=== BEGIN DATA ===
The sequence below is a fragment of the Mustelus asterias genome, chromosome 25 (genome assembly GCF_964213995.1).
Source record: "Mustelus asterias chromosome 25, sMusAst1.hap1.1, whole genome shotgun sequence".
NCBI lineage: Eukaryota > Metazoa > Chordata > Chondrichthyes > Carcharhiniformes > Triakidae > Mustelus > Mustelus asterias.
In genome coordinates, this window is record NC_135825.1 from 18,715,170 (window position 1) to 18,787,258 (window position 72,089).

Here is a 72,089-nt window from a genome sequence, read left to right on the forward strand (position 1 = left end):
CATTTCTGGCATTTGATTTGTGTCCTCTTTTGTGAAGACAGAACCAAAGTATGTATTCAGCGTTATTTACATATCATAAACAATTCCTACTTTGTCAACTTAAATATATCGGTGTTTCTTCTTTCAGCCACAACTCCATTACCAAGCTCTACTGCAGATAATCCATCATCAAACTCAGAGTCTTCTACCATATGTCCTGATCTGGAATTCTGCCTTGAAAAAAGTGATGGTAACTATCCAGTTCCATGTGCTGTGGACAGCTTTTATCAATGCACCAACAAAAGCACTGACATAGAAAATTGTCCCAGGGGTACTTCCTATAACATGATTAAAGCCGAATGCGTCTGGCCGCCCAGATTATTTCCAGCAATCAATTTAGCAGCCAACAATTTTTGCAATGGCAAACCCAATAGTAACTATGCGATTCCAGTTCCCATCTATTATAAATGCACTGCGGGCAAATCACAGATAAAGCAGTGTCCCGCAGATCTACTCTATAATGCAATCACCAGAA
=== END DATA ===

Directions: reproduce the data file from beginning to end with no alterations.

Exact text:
The sequence below is a fragment of the Mustelus asterias genome, chromosome 25 (genome assembly GCF_964213995.1).
Source record: "Mustelus asterias chromosome 25, sMusAst1.hap1.1, whole genome shotgun sequence".
NCBI lineage: Eukaryota > Metazoa > Chordata > Chondrichthyes > Carcharhiniformes > Triakidae > Mustelus > Mustelus asterias.
In genome coordinates, this window is record NC_135825.1 from 18,715,170 (window position 1) to 18,787,258 (window position 72,089).

Here is a 72,089-nt window from a genome sequence, read left to right on the forward strand (position 1 = left end):
CATTTCTGGCATTTGATTTGTGTCCTCTTTTGTGAAGACAGAACCAAAGTATGTATTCAGCGTTATTTACATATCATAAACAATTCCTACTTTGTCAACTTAAATATATCGGTGTTTCTTCTTTCAGCCACAACTCCATTACCAAGCTCTACTGCAGATAATCCATCATCAAACTCAGAGTCTTCTACCATATGTCCTGATCTGGAATTCTGCCTTGAAAAAAGTGATGGTAACTATCCAGTTCCATGTGCTGTGGACAGCTTTTATCAATGCACCAACAAAAGCACTGACATAGAAAATTGTCCCAGGGGTACTTCCTATAACATGATTAAAGCCGAATGCGTCTGGCCGCCCAGATTATTTCCAGCAATCAATTTAGCAGCCAACAATTTTTGCAATGGCAAACCCAATAGTAACTATGCGATTCCAGTTCCCATCTATTATAAATGCACTGCGGGCAAATCACAGATAAAGCAGTGTCCCGCAGATCTACTCTATAATGCAATCACCAGAA